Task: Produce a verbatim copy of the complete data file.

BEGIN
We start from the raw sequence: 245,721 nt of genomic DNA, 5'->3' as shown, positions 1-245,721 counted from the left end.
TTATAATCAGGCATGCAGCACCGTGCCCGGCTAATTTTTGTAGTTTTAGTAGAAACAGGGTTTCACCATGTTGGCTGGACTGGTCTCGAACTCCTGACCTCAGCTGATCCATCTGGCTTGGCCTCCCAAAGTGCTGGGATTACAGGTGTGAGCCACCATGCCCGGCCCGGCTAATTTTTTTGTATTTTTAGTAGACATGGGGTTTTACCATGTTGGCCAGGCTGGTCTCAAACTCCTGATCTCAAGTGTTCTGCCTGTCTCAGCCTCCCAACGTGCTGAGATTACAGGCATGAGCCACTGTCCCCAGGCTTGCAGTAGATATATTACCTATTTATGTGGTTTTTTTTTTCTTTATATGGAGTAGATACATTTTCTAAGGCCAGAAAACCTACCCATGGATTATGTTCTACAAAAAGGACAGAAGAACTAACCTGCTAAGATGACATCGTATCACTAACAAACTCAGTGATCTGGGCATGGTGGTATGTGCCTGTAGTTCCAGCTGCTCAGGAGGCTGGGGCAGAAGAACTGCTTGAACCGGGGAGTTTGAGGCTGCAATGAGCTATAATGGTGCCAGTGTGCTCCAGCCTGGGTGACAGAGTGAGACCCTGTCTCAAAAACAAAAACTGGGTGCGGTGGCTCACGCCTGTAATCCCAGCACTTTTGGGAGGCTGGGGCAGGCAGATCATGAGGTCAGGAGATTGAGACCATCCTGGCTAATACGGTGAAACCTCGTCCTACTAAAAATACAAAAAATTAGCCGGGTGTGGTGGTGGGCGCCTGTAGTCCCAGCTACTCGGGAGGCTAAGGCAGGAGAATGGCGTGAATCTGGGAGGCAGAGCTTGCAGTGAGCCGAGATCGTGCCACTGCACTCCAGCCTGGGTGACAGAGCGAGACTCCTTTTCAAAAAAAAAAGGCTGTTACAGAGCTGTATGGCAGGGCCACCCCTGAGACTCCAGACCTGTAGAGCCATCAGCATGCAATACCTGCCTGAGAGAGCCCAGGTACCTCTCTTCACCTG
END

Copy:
We start from the raw sequence: 245,721 nt of genomic DNA, 5'->3' as shown, positions 1-245,721 counted from the left end.
TTATAATCAGGCATGCAGCACCGTGCCCGGCTAATTTTTGTAGTTTTAGTAGAAACAGGGTTTCACCATGTTGGCTGGACTGGTCTCGAACTCCTGACCTCAGCTGATCCATCTGGCTTGGCCTCCCAAAGTGCTGGGATTACAGGTGTGAGCCACCATGCCCGGCCCGGCTAATTTTTTTGTATTTTTAGTAGACATGGGGTTTTACCATGTTGGCCAGGCTGGTCTCAAACTCCTGATCTCAAGTGTTCTGCCTGTCTCAGCCTCCCAACGTGCTGAGATTACAGGCATGAGCCACTGTCCCCAGGCTTGCAGTAGATATATTACCTATTTATGTGGTTTTTTTTTTCTTTATATGGAGTAGATACATTTTCTAAGGCCAGAAAACCTACCCATGGATTATGTTCTACAAAAAGGACAGAAGAACTAACCTGCTAAGATGACATCGTATCACTAACAAACTCAGTGATCTGGGCATGGTGGTATGTGCCTGTAGTTCCAGCTGCTCAGGAGGCTGGGGCAGAAGAACTGCTTGAACCGGGGAGTTTGAGGCTGCAATGAGCTATAATGGTGCCAGTGTGCTCCAGCCTGGGTGACAGAGTGAGACCCTGTCTCAAAAACAAAAACTGGGTGCGGTGGCTCACGCCTGTAATCCCAGCACTTTTGGGAGGCTGGGGCAGGCAGATCATGAGGTCAGGAGATTGAGACCATCCTGGCTAATACGGTGAAACCTCGTCCTACTAAAAATACAAAAAATTAGCCGGGTGTGGTGGTGGGCGCCTGTAGTCCCAGCTACTCGGGAGGCTAAGGCAGGAGAATGGCGTGAATCTGGGAGGCAGAGCTTGCAGTGAGCCGAGATCGTGCCACTGCACTCCAGCCTGGGTGACAGAGCGAGACTCCTTTTCAAAAAAAAAAGGCTGTTACAGAGCTGTATGGCAGGGCCACCCCTGAGACTCCAGACCTGTAGAGCCATCAGCATGCAATACCTGCCTGAGAGAGCCCAGGTACCTCTCTTCACCTG